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Home > Living Well > Health Library > Hospital Discharge Planning
Discharge planning helps to make sure that you leave the hospital safely and smoothly and get the right care after that.
You, the person who is caring for you, and your discharge planner work together to address your concerns in a discharge plan. Whether you go home, to a relative's home, to a rehabilitation facility, or to another health care setting, your plan outlines the care you need.
A day or two before you expect to leave the hospital, ask to meet with your discharge planner.
Your discharge planner can tell you why you are going home or to another health care setting and why your care is changing. You will work together on:
Write down any questions you have about what will happen when you get home, what your family can do to help, or who's going to pay for your care.
To help you plan what you'll need after leaving the hospital, use this hospital discharge checklist.
Why would your doctor say you're ready to go home when you may not feel ready?
Talk to your doctor about your worries. Even though you don't feel strong enough to go home, your doctor can explain why it's important for you to go home or go to another health care setting.
If you're really not comfortable with your doctor's recommendation that you go home, ask for help from the hospital's patient advocate.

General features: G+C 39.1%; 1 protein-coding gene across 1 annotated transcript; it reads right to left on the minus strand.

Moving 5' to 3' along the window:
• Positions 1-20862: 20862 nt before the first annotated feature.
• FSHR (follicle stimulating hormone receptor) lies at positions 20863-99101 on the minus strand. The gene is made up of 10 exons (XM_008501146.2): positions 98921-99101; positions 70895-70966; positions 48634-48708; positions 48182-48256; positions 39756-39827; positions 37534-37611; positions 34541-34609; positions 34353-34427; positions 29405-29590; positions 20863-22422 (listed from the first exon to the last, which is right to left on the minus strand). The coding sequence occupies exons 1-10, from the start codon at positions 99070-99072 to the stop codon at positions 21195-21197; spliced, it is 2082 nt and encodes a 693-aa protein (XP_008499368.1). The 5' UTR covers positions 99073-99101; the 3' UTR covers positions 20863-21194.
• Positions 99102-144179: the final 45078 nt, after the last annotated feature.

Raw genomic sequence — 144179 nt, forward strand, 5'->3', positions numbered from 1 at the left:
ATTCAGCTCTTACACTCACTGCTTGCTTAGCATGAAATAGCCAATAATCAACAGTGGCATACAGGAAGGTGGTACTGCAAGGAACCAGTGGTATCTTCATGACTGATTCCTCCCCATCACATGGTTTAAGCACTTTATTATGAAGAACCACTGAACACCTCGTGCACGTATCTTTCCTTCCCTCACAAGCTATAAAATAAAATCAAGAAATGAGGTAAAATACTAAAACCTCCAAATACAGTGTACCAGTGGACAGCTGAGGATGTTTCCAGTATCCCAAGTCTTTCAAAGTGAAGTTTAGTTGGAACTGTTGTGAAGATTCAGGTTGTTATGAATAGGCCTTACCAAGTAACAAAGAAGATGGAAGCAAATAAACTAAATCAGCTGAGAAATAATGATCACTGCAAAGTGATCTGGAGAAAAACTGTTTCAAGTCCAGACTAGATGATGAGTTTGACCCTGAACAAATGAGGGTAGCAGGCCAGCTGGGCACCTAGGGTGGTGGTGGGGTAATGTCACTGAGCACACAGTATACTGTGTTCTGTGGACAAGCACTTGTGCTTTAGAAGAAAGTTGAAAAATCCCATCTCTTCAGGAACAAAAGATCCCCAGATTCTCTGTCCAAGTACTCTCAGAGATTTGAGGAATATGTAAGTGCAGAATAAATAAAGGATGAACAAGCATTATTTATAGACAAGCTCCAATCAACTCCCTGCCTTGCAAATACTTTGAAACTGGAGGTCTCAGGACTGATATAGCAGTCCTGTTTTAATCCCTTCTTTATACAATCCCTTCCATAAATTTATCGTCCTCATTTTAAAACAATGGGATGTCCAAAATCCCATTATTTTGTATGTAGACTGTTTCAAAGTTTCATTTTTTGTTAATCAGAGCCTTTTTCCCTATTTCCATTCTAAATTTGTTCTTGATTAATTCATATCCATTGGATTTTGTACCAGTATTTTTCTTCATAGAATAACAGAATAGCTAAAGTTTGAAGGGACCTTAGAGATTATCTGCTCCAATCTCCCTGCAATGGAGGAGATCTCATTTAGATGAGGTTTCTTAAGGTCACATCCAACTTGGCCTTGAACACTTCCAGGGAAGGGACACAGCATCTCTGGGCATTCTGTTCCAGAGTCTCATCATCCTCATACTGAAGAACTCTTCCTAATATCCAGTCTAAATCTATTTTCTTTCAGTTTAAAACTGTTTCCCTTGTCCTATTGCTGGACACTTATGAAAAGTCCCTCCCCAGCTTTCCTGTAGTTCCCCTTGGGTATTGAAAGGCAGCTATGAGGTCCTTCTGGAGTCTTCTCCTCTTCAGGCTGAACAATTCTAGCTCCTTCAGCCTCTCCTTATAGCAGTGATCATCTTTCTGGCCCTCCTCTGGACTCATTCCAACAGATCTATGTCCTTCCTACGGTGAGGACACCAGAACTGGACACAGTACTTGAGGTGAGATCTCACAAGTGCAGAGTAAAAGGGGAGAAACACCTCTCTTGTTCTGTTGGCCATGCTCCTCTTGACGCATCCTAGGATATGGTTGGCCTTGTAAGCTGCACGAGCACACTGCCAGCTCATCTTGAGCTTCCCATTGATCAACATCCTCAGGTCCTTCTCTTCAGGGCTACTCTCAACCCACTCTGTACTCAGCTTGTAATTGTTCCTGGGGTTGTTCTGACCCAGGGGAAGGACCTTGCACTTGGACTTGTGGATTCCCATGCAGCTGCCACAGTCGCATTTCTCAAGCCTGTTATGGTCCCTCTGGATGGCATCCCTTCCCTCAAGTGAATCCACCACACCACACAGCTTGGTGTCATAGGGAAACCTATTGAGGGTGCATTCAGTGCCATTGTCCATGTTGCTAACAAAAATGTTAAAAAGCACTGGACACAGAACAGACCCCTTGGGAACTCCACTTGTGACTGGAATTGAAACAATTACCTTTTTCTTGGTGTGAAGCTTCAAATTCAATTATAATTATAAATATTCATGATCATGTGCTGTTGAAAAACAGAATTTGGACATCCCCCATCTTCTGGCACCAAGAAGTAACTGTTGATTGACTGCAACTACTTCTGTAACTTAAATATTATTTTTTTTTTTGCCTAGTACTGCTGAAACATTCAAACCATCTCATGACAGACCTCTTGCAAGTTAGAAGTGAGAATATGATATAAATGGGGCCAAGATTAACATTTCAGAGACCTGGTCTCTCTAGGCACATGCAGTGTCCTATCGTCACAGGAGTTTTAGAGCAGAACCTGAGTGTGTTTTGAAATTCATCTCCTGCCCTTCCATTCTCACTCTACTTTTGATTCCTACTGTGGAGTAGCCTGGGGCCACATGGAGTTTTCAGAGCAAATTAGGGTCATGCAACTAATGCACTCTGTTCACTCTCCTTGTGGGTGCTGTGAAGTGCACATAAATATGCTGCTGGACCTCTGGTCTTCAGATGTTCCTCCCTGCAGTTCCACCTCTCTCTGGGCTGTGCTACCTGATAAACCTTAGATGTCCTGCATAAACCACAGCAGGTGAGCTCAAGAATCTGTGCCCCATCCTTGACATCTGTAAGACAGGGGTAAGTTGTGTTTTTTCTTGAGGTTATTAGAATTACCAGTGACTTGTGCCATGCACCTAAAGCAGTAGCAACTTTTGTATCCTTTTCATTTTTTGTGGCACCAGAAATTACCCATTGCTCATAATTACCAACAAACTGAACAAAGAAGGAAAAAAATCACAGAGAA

If you have been living in another health care setting—for example, a nursing home or a rehabilitation hospital—you'll have to talk with someone about leaving for your hospital stay and then coming back afterward. Find out what you'll have to do to get the same bed and room, and ask about any costs.
If you have been living at home but will need to go to another setting when you leave the hospital, the discharge planner can give you a list of options. You, a family member, or a friend will have to call around to see which one you prefer. Things to think about when choosing another setting include:
Before you leave the hospital, talk to your nurse or other hospital staff about things you'll have to do at home. Get information in writing about:
It's easy to think you can do everything, but it can be hard. If you feel you or your caregiver won't or can't do certain tasks, say so. Try to make other arrangements.
After you leave the hospital, the best way to benefit from your treatment is to take good care of yourself. Remember that you are the most important member of your health care team.
Follow your doctor's instructions, which may include things like taking medicines as prescribed, getting needed exercise, or knowing how to take care of an incision from surgery.
Taking good care of yourself after you get back home is the best way to avoid a return trip to the hospital.
Other Works Consulted
Agency for Healthcare Research and Quality (2011). 20 Tips to Help Prevent Medical Errors. Patient Fact Sheet (AHRQ Publication No. 11-0089). Rockville, MD: Agency for Healthcare Research and Quality. Also available online: http://www.ahrq.gov/consumer/20tips.pdf.
Anspaugh DJ, et al. (2011). Becoming a responsible health care consumer. In Wellness: Concepts and Applications, 8th ed., pp. 453–484. New York: McGraw-Hill.
Shepperd S, et al. (2010). Discharge planning from hospital to home. Cochrane Database of Systematic Reviews (1).
Wachter RM (2016). Quality of care and patient safety. In L Goldman, A Schafer, eds., Goldman-Cecil Medicine, 25th ed., vol. 1, pp. 44–46. Philadelphia: Saunders.
Current as of:
February 11, 2021
Author: Healthwise StaffMedical Review: Adam Husney MD - Family MedicineJohn Pope MD - PediatricsE. Gregory Thompson MD - Internal Medicine
Current as of: February 11, 2021
Author: Healthwise Staff
Medical Review:Adam Husney MD - Family Medicine & John Pope MD - Pediatrics & E. Gregory Thompson MD - Internal Medicine
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